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Brussels, 4 December 2009

New road transport rules will lead to fairer competition and less red tape

New regulations modernising the rules governing road transport come into force today and are expected to generate administrative savings of €190 million a year. The so-called road package simplifies and clarifies the legal framework for the 900,000 European road transport undertakings engaged in the transport of goods or passengers.

Antonio Tajani, Vice-President of the European Commission in charge of transport, today said: "This road package comes at a crucial time when the road transport industry needs clear and effective rules to reduce unnecessary bureaucracy. The package balances the need for harmonised rules and free access to transport markets. .I firmly believe that these rules will bring about significant cost savings and provide a more equal playing field for all those involved in the industry."

The new regulations modernise, simplify and streamline rules in the road haulage and passenger transport sector governing entrance into the profession and access to the market in. The three regulations are based on proposals submitted by the Commission in 2007. They replace four regulations and two directives. The main changes include:

  • Harmonised rules on cabotage (the transport of goods (or passengers) between two points in the same country).In order to avoid empty trips every haulier will now be automatically entitled to carry out up to three cabotage operations within seven days after the unloading of any international transport, which can be proven with the freight document alone.

  • The electronic linking of national registers of road transport undertakings in order to facilitate information on committed infringements to be exchanged quickly and efficiently between Member States.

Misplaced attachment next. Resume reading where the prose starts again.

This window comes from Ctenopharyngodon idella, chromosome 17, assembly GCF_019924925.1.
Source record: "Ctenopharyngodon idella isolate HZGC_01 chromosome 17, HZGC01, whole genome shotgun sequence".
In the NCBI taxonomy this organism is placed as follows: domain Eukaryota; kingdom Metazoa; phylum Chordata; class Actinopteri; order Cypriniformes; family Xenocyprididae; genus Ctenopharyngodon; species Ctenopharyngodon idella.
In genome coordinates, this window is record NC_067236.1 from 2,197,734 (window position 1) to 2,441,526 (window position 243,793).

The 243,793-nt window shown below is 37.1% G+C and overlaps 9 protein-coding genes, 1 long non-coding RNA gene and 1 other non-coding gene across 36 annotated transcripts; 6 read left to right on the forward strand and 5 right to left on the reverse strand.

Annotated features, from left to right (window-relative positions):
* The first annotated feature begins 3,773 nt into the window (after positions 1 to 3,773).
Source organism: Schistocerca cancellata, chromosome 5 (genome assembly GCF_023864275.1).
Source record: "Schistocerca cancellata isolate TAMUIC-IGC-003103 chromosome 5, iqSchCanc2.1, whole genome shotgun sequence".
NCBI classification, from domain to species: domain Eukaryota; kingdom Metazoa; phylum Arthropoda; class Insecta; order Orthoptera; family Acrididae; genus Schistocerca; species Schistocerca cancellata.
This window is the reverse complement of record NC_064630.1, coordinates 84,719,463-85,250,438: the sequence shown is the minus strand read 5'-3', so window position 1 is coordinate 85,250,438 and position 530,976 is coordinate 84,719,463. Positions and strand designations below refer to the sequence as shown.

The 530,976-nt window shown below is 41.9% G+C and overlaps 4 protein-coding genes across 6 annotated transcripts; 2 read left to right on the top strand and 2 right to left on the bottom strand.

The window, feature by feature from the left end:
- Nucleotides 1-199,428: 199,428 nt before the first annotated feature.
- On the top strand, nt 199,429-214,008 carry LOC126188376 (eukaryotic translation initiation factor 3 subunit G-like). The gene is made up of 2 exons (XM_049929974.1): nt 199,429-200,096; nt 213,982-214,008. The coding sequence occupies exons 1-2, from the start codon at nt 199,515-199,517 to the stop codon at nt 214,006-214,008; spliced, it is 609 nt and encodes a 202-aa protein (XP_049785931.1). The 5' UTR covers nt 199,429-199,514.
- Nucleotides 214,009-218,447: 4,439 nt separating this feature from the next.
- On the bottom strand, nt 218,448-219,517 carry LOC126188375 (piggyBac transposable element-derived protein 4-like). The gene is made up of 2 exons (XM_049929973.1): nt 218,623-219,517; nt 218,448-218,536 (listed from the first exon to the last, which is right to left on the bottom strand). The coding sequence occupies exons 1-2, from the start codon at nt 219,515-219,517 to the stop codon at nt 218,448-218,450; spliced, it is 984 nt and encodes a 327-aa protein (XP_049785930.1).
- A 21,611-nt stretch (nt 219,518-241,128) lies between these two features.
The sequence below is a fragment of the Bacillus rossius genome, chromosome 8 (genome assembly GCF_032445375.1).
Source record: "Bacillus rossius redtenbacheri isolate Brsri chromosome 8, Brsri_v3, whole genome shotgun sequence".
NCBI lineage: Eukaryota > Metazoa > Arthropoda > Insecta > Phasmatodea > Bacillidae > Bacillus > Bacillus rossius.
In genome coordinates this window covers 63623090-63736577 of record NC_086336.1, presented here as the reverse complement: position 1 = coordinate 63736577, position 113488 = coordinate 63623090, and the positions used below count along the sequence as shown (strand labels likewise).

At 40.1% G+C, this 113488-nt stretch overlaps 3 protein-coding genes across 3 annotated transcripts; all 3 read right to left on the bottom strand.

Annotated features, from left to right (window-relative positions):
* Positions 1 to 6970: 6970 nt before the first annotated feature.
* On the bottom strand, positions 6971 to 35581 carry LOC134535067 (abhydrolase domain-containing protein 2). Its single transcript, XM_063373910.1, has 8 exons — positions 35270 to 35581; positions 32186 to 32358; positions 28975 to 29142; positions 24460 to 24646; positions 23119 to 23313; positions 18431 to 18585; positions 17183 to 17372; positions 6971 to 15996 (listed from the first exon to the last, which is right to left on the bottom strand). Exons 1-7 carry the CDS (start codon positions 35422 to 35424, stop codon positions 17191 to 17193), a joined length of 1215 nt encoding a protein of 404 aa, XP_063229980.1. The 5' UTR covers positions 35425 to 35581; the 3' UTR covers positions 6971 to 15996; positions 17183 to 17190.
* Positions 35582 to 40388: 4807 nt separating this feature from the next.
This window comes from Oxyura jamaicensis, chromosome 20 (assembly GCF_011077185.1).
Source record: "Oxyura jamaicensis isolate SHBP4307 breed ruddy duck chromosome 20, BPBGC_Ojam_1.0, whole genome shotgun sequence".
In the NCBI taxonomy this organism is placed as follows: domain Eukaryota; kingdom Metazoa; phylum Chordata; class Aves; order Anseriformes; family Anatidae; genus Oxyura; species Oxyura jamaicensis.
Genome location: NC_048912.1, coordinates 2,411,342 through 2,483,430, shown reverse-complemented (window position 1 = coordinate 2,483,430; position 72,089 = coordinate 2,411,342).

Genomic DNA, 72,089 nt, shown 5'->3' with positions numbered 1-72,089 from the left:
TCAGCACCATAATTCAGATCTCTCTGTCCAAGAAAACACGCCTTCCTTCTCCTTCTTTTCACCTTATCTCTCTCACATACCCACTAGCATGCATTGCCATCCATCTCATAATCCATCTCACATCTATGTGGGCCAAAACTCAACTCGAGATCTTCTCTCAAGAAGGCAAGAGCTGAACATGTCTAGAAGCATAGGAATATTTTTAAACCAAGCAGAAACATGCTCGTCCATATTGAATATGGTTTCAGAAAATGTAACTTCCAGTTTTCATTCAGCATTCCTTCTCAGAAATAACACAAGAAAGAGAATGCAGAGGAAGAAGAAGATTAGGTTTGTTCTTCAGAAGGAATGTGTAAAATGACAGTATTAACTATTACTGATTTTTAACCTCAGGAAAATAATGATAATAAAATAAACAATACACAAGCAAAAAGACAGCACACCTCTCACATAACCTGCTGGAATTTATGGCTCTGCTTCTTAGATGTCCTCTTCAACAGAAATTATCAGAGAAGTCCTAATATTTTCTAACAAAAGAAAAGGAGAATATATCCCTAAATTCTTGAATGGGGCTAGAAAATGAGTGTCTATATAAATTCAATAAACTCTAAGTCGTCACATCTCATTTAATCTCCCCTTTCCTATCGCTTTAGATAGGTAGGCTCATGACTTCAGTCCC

• A list of the most serious infringements which, due to their gravity and their impact on road safety, could lead to a road transport operator loosing its right to work in the sector.

  • The requirement that undertakings should designate a transport manager who will be responsible for respecting road transport rules.

  • Stricter rules on the establishment of undertakings - to combat so-called "Letter box" companies which distort competition.

  • Streamlining the authorisation procedure for regular international passenger services

  • Allowing drivers of certain types of passenger transport to take the compulsory weekly rest period after 12 days instead of 6 in order to facilitate coach holidays.

The need for technical adaptations and accompanying measures at national level means that these new rules will apply in 24 months from date of publication/entry into force. The provisions on cabotage and 12 days derogation for the rest period for tour coach drivers will however apply within six months.

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